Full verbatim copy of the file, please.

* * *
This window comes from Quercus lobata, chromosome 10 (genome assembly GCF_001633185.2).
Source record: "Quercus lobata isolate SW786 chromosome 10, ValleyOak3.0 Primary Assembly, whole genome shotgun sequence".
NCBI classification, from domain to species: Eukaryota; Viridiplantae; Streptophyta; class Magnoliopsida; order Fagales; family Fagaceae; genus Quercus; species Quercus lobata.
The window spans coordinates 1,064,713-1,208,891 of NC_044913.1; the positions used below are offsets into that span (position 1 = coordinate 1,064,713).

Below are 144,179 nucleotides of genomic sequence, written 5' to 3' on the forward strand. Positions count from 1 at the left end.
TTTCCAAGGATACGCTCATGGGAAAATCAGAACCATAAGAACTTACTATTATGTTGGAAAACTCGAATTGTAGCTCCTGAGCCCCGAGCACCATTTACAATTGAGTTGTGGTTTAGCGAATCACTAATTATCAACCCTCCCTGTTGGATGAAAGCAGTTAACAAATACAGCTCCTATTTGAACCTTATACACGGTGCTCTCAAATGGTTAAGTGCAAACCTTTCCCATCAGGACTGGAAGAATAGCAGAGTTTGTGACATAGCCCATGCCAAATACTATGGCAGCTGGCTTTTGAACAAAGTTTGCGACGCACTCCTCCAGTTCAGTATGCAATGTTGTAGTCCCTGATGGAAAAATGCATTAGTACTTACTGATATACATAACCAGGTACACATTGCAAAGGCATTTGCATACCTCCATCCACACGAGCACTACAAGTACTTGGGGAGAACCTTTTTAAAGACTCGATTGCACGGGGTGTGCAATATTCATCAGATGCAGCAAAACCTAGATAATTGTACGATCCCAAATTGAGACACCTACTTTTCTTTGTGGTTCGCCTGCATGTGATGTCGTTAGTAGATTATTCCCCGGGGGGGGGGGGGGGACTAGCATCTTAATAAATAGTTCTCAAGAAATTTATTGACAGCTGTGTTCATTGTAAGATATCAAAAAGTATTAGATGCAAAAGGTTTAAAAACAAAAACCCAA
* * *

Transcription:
This window comes from Quercus lobata, chromosome 10 (genome assembly GCF_001633185.2).
Source record: "Quercus lobata isolate SW786 chromosome 10, ValleyOak3.0 Primary Assembly, whole genome shotgun sequence".
NCBI classification, from domain to species: Eukaryota; Viridiplantae; Streptophyta; class Magnoliopsida; order Fagales; family Fagaceae; genus Quercus; species Quercus lobata.
The window spans coordinates 1,064,713-1,208,891 of NC_044913.1; the positions used below are offsets into that span (position 1 = coordinate 1,064,713).

Below are 144,179 nucleotides of genomic sequence, written 5' to 3' on the forward strand. Positions count from 1 at the left end.
TTTCCAAGGATACGCTCATGGGAAAATCAGAACCATAAGAACTTACTATTATGTTGGAAAACTCGAATTGTAGCTCCTGAGCCCCGAGCACCATTTACAATTGAGTTGTGGTTTAGCGAATCACTAATTATCAACCCTCCCTGTTGGATGAAAGCAGTTAACAAATACAGCTCCTATTTGAACCTTATACACGGTGCTCTCAAATGGTTAAGTGCAAACCTTTCCCATCAGGACTGGAAGAATAGCAGAGTTTGTGACATAGCCCATGCCAAATACTATGGCAGCTGGCTTTTGAACAAAGTTTGCGACGCACTCCTCCAGTTCAGTATGCAATGTTGTAGTCCCTGATGGAAAAATGCATTAGTACTTACTGATATACATAACCAGGTACACATTGCAAAGGCATTTGCATACCTCCATCCACACGAGCACTACAAGTACTTGGGGAGAACCTTTTTAAAGACTCGATTGCACGGGGTGTGCAATATTCATCAGATGCAGCAAAACCTAGATAATTGTACGATCCCAAATTGAGACACCTACTTTTCTTTGTGGTTCGCCTGCATGTGATGTCGTTAGTAGATTATTCCCCGGGGGGGGGGGGGGGACTAGCATCTTAATAAATAGTTCTCAAGAAATTTATTGACAGCTGTGTTCATTGTAAGATATCAAAAAGTATTAGATGCAAAAGGTTTAAAAACAAAAACCCAA